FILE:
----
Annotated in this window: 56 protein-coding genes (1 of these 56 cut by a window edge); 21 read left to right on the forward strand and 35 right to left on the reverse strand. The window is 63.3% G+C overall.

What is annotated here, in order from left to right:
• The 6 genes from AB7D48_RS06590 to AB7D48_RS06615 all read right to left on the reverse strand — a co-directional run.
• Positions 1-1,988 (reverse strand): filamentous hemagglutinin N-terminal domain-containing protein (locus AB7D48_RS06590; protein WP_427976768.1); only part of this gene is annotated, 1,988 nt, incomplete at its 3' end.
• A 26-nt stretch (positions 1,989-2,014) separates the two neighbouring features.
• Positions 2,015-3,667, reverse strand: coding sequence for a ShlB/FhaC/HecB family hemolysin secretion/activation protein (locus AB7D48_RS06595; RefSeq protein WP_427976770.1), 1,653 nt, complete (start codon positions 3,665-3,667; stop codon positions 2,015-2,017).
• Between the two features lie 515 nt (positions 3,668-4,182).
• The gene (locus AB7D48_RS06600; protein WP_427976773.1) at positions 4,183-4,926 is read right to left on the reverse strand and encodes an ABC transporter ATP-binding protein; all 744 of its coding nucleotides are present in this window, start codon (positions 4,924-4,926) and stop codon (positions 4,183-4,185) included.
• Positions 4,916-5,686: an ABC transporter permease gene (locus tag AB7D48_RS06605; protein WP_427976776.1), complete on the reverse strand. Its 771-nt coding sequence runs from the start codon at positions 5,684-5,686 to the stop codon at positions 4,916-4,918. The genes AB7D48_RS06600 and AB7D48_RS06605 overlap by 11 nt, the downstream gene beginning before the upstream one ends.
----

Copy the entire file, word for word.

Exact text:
Annotated in this window: 56 protein-coding genes (1 of these 56 cut by a window edge); 21 read left to right on the forward strand and 35 right to left on the reverse strand. The window is 63.3% G+C overall.

What is annotated here, in order from left to right:
• The 6 genes from AB7D48_RS06590 to AB7D48_RS06615 all read right to left on the reverse strand — a co-directional run.
• Positions 1-1,988 (reverse strand): filamentous hemagglutinin N-terminal domain-containing protein (locus AB7D48_RS06590; protein WP_427976768.1); only part of this gene is annotated, 1,988 nt, incomplete at its 3' end.
• A 26-nt stretch (positions 1,989-2,014) separates the two neighbouring features.
• Positions 2,015-3,667, reverse strand: coding sequence for a ShlB/FhaC/HecB family hemolysin secretion/activation protein (locus AB7D48_RS06595; RefSeq protein WP_427976770.1), 1,653 nt, complete (start codon positions 3,665-3,667; stop codon positions 2,015-2,017).
• Between the two features lie 515 nt (positions 3,668-4,182).
• The gene (locus AB7D48_RS06600; protein WP_427976773.1) at positions 4,183-4,926 is read right to left on the reverse strand and encodes an ABC transporter ATP-binding protein; all 744 of its coding nucleotides are present in this window, start codon (positions 4,924-4,926) and stop codon (positions 4,183-4,185) included.
• Positions 4,916-5,686: an ABC transporter permease gene (locus tag AB7D48_RS06605; protein WP_427976776.1), complete on the reverse strand. Its 771-nt coding sequence runs from the start codon at positions 5,684-5,686 to the stop codon at positions 4,916-4,918. The genes AB7D48_RS06600 and AB7D48_RS06605 overlap by 11 nt, the downstream gene beginning before the upstream one ends.